How do you take care of dental emergencies?

How you take care of people in pain is not only one way you define the kind of dentist and health Cocaine toothache dropscare professional you are – but it’s also an opportunity to gain new patients. I have been proud to work in an office where the guideline was to schedule any person in pain within 2-4 hours of their phone call. No matter whether the caller was an existing patient or brand new or even just passing through. Taking care of people in pain was so important to the dentists in this group that my front desk team quickly learned that if you took a phone call from an emergency patient and they didn’t want to come in immediately, we noted in the system that they didn’t want to come in earlier!

Since the priority for caring for people was so high, the dentists set up a system for handling dental emergencies. This system worked like a well-oiled machine. We reserved clinical staff time every day to run tests and take xrays, the dentists relied on their EFDA to handle 90% of the screening and then the dentist talked with the patient to offer treatment choices. The front desk team asked the same 5 questions of every dental emergency patient, documented those in clinical notes and scheduled the patient in this reserved time. A highly-trained treatment coordinator talked with the patient to review financial arrangements after the clinical options were presented. And, we tracked our success at converting new patient emergencies into regular recall patients.

So, how do you take care of dental emergencies in your practice?

If you’re interested in tracking your new patient emergencies, here’s an easy way to do it:

For Dentrix users: At month’s end, run a report using the Office Manager to find the new patients who started out as emergencies. To run this report, in the patient filters tab, select first visit dates for the month  AND select the Procedures for the month with a completed code of D9110 (palliative treatment). Select the data fields for their name and upcoming appointment. Then, when you run this report and paste it into excel, you have a list of new patients who have had an emergency visit. Next you can check the appointment book to see if they scheduled a dental cleaning – and if so, you can count up how many people your team was successful at converting!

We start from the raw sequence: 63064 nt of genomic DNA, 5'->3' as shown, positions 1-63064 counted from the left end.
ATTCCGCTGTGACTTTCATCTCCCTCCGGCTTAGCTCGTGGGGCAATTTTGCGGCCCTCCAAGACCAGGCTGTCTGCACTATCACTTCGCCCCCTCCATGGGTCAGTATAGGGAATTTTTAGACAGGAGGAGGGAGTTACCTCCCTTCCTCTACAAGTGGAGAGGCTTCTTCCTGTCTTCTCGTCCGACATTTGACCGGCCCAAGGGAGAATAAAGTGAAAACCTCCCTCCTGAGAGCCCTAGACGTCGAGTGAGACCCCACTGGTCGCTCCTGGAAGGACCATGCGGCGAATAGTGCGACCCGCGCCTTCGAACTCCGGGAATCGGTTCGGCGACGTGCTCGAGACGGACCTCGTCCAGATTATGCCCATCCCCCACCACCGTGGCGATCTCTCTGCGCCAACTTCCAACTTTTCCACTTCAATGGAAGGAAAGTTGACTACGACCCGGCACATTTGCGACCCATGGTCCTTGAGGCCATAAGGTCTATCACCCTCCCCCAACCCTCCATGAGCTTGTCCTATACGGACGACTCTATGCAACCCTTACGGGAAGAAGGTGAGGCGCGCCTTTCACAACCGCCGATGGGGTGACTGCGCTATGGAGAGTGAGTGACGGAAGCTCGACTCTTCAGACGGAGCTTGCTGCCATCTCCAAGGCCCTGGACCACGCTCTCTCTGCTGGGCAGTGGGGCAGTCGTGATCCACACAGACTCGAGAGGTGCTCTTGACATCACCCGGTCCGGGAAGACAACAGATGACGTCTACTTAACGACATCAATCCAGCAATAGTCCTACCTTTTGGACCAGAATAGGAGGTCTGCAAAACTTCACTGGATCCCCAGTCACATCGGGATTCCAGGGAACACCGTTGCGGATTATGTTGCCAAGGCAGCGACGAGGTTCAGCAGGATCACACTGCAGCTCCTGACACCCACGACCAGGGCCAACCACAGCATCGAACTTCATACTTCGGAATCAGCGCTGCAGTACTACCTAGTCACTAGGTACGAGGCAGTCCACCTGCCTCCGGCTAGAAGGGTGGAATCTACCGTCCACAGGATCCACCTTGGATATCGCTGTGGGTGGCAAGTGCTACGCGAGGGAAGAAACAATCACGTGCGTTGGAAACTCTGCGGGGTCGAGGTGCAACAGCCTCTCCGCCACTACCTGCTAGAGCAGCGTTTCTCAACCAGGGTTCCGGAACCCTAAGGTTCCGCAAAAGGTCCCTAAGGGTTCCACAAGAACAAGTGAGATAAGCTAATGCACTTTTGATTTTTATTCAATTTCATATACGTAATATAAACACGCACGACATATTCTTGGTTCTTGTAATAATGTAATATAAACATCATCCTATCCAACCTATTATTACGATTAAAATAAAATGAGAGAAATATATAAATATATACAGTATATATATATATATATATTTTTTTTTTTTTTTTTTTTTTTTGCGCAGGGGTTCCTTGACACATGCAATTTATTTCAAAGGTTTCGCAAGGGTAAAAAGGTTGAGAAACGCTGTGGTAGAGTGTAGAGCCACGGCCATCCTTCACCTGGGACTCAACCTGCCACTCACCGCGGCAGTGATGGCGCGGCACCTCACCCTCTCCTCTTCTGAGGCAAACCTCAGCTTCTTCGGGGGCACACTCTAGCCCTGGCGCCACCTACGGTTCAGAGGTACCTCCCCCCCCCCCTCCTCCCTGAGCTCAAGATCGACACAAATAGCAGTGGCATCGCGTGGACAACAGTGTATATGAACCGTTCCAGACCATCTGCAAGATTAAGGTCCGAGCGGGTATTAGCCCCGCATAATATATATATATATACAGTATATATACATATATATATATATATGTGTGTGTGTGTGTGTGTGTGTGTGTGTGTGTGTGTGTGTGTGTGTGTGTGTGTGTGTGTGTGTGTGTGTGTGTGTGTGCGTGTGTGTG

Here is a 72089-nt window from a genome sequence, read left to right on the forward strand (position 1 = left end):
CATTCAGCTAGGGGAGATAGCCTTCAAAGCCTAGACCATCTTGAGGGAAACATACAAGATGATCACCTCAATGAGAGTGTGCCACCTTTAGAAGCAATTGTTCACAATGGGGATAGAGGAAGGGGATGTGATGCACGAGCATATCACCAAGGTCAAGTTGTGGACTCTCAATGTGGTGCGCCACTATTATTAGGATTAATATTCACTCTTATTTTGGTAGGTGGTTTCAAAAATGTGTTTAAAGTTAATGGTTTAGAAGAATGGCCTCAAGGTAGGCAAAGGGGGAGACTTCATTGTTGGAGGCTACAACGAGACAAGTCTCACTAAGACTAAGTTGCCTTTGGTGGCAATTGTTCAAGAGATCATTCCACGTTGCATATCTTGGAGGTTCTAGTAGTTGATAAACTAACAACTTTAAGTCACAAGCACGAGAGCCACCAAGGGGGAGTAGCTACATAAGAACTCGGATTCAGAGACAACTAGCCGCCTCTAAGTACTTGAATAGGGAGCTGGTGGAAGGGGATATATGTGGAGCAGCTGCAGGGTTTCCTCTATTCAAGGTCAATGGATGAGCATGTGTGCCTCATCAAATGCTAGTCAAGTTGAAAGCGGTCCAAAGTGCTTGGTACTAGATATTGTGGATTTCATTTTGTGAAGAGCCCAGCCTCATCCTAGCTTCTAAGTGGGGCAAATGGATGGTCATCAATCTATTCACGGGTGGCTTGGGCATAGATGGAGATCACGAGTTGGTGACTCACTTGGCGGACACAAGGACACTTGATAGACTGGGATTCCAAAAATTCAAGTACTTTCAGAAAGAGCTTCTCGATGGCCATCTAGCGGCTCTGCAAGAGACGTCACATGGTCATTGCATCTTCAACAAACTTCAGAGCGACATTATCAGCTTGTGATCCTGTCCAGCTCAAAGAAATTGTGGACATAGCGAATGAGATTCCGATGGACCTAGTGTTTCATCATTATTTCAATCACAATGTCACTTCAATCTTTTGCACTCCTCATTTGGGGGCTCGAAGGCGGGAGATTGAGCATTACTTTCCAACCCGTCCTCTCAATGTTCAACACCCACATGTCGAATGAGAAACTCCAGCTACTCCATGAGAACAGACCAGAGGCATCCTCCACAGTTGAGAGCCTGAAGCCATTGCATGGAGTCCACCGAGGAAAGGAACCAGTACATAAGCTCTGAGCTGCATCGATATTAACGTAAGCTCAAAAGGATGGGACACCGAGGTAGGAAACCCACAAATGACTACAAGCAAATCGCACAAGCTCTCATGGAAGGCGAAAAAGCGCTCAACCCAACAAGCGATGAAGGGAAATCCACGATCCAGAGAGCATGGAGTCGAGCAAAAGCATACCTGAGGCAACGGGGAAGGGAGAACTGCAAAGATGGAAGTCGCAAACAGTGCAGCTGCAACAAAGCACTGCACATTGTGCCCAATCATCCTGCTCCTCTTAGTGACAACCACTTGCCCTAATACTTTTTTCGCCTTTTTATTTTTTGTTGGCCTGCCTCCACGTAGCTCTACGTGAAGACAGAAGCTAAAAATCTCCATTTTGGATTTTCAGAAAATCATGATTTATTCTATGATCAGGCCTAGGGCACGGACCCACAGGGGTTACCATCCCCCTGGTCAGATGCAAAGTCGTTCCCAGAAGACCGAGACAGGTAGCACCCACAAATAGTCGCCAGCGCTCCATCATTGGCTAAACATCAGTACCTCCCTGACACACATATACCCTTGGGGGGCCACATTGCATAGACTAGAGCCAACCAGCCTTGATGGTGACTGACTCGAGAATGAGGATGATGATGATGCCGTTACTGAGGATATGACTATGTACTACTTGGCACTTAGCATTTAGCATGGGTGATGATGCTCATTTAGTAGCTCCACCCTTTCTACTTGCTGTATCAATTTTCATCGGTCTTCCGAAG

You also could save this list and use it as a potential call list for the future. Granted, it will be challenging to motivate dental emergency patients to come in for regular recare, but at least they’ve been in your office once and most likely they need dentistry done.

One more thought as we’re only a few weeks away from the Christmas holiday break. If you’re closing your office during the holidays (and who isn’t?) – do you have a plan for how you will take care of dental emergencies on the days you’re closed? Again, if you place a priority on caring for people in pain, make a plan now for how you will handle these phone calls to your office and what steps you want followed to help these people. What a gift you could give to a person in pain!

Managing dental emergencies is just one way to run a successful dental practice. If you’re interested in new ideas on running a dental practice, please subscribe to my weekly blog. One of the biggest challenges to managing a dental practice is managing dental insurance. With dental insurance handled, then dental marketing for new patients becomes a primary focus. In today’s day of online reviews, handling patient complaints well is essential. As your practice grows, hiring dental staff becomes more important. With 16+ years of dental practice management experience, I’m open to your questions to help you run a successful dental office.

Feel free to email me.

AUTHOR: Jill Nesbitt
1 Comment
  • Astounding, Thanks for this post. that is extremely useful and supportive tips for dental emergencies or crises.

    December 17, 2013